Opera mobile web use sees large UK growth


Opera, has released new figures that show mobile web use in the UK grew by 63 per cent last year.

Opera tracks web pages viewed via its Java based Mini web browser. In its State of the Mobile Webreport for January 2009, the company said that the browser had 20 million unique users, which represented an increase of 12.1 per cent over the previous year, viewing an average of 245 pages.

This meant that 122 million MB of data was transferred via the browser, though this traffic is compressed by 90 per cent by Opera's servers. Uncompressed, it would represent more than one petabyte of data - the first time that Opera has reached that watermark figure.

The report highlights the importance of the mobile web for countries with less established networking infrastructure, such as Armenia, Nigeria and Egypt, which all showed huge growth in Opera Mini usage. Armenia grew by some 2,809 per cent, giving it the highest percentage of page views per users, with 669 pages. Nigeria use grew by 1,854 per cent and Egypt by 1,391 per cent.

"Looking back on a full year of mobile web growth, it is easy to see why mobile devices will become the primary device for web usage in most of the world," said Jon von Tetzchner, Opera's chief executive.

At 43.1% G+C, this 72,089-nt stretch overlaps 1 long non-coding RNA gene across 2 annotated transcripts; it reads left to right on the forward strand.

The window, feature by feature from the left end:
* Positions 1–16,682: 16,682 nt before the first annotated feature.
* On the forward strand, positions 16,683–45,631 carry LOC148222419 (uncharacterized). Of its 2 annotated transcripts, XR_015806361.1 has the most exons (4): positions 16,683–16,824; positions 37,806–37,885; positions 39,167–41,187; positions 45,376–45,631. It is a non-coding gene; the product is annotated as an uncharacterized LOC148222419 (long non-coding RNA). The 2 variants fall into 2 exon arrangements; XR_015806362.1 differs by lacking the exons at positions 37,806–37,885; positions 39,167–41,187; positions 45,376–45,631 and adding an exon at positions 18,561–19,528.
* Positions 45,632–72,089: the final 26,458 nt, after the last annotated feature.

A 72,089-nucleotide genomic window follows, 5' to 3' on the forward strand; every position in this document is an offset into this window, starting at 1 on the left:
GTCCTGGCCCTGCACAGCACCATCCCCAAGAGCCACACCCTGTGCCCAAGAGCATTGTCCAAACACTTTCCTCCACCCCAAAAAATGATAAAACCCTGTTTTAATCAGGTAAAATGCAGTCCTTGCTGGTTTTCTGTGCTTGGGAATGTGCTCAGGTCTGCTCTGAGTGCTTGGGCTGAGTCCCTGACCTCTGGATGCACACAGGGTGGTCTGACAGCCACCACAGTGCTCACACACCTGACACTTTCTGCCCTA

"Developing countries may lead the way due to the sheer prevalence of mobile devices versus PCs, but the solid growth rates in developed countries such as the US, the UK and Germany, show that the entire world is moving in this direction."

At the recent Mobile World Congress event, Opera announced its Opera Turbo' technology, which it says will compress data for all its browsers by up to 80 per cent and draws on compression experience it has gained from Opera Mini.

Benny Har-Even

Benny Har-Even is a twenty-year stalwart of technology journalism who is passionate about all areas of the industry, but telecoms and mobile and home entertainment are among his chief interests. He has written for many of the leading tech publications in the UK, such as PC Pro and Wired, and previously held the position of technology editor at ITPro before regularly contributing as a freelancer.

Known affectionately as a ‘geek’ to his friends, his passion has seen him land opportunities to speak about technology on BBC television broadcasts, as well as a number of speaking engagements at industry events.